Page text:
The family of boy who unknowingly brought COVID-19 to East Preston Islamic College in Melbourne’s north are devastated and shaken by the situation, according to the school’s principal.
Yesterday Victoria recorded seven new coronavirus cases as a result of the growing north side cluster, causing East Preston Islamic College and Dallas Brooks Community Primary School to temporarily shut down.
Yesterday there were 7 new cases & no loss of life reported. The 14 day rolling average is down in Melb & regional Vic, and cases with unknown source stable. There is more info here and also later today https://t.co/pcll7ySEgz #COVID19VicData pic.twitter.com/DlWYER6e9K
— VicGovDHHS (@VicGovDHHS) October 23, 2020
The cluster began after a year five boy attended school on Monday and Tuesday, then testing positive on the Wednesday. The child’s two siblings had already tested positive for coronavirus, but were cleared of the disease by the Department of Health and Human Services (DHHS) at the time.
However, the family did not know that because he was a close contact the young boy was meant to keep quarantining, even though his siblings were cleared of virus.
As English is the family’s second language, it has prompted questions about whether the DHHS provided translators when communicating with them.
Ekrem Osyurekthe principal of East Preston Islamic College said he believed that the DHHS should have interpreters available to avoid confusion.
“The family did the right thing and brought the letter of clearance from DHHS [for the two positive children]. They’ve done nothing wrong. They did the best they can,” he said.
Osyurek also said that the child’s father was struggling with the guilt because the school had now been closed.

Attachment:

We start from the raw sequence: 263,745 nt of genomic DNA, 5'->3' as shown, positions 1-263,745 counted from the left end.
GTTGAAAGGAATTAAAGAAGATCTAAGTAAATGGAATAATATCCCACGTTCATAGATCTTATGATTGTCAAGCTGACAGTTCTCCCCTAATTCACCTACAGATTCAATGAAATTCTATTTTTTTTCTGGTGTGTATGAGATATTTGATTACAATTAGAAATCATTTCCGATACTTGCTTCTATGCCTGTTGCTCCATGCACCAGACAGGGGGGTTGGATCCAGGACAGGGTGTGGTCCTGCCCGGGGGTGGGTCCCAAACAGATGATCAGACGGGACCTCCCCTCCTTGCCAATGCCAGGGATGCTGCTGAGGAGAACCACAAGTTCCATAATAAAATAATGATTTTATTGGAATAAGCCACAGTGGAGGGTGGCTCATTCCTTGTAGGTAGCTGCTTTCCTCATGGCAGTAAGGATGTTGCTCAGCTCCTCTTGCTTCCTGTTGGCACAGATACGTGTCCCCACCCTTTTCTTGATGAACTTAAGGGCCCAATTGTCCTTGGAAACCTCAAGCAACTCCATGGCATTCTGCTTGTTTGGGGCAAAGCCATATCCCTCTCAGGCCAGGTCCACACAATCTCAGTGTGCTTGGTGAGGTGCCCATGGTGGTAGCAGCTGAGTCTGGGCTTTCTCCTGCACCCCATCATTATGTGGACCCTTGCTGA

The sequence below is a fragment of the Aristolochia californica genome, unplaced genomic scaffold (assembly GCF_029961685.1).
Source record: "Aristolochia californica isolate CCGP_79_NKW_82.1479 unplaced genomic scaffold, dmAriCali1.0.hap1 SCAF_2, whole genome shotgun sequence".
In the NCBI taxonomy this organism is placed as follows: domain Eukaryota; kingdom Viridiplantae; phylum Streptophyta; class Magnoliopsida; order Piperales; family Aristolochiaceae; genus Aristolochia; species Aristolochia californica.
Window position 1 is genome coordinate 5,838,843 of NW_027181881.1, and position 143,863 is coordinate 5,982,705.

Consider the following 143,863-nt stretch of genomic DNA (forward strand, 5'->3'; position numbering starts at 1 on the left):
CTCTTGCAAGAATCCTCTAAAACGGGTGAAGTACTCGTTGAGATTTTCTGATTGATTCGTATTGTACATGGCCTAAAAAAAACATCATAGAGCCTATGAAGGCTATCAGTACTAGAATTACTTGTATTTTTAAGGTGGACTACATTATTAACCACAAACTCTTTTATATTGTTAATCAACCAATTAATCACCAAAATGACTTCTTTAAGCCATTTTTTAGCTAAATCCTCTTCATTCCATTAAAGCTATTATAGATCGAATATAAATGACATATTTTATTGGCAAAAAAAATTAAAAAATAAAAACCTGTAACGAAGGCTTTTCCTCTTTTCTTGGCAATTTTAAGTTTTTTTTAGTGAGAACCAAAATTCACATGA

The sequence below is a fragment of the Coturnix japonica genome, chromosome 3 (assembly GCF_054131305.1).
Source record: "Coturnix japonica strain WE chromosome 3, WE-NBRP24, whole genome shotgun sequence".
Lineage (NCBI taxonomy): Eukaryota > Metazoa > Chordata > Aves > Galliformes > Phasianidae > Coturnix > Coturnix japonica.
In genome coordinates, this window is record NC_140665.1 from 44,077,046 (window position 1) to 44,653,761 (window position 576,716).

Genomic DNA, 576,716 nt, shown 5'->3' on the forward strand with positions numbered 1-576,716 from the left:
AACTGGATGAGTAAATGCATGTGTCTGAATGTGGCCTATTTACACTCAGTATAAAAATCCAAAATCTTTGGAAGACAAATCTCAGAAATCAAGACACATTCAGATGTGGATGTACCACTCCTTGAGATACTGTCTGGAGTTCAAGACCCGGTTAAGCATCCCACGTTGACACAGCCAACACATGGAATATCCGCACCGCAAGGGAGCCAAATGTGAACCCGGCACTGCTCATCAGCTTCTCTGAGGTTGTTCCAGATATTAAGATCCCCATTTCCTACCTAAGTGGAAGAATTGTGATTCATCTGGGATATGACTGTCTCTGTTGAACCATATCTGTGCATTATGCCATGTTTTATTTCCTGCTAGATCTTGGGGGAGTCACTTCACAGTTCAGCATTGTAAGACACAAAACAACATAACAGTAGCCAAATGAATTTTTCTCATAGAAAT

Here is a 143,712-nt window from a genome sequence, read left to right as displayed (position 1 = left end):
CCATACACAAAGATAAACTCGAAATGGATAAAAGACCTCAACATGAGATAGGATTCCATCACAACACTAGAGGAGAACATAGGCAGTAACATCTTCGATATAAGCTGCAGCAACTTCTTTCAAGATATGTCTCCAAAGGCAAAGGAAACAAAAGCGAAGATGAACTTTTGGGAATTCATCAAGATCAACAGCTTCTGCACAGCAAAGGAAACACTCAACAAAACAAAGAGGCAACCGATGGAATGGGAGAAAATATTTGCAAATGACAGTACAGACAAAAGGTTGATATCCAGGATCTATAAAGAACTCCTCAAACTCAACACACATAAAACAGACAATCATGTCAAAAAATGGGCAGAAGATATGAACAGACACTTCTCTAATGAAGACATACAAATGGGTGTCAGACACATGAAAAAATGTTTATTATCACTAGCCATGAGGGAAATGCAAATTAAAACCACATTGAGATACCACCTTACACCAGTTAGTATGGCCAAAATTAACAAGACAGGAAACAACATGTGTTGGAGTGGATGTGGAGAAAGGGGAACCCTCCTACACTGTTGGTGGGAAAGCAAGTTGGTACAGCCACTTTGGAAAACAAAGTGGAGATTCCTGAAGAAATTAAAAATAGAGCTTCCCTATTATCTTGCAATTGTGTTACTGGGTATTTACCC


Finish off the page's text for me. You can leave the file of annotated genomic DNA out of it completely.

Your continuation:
“I assured him that this could happen to anyone and he shouldn’t go anywhere, he should try to return to his normal life when he can,” Ozyurek said.
Victorian Premier Daniel Andrews rejected the suggestion that the family had not been clearly informed of the need to keep the student quarantined.
“I think that we made our position abundantly clear,” he said.
“I’ve been well briefed on this, I’m not accepting of this notion that somehow the response of our dedicated public health team was not complete or it was not done properly.
“We went to every effort and we are confident that we did communicate, but the child went to school.”
Doctor Catherine Orr has treated many COVID patients from multicultural communities and said that the DHHS had never to her knowledge used translation or interpreting services when in contact with her patients.
“They never got an SMS or letter in any other language than English. The [DHHS] certificate to release people from isolation is in English.”
Getty Images / Darrian Traynor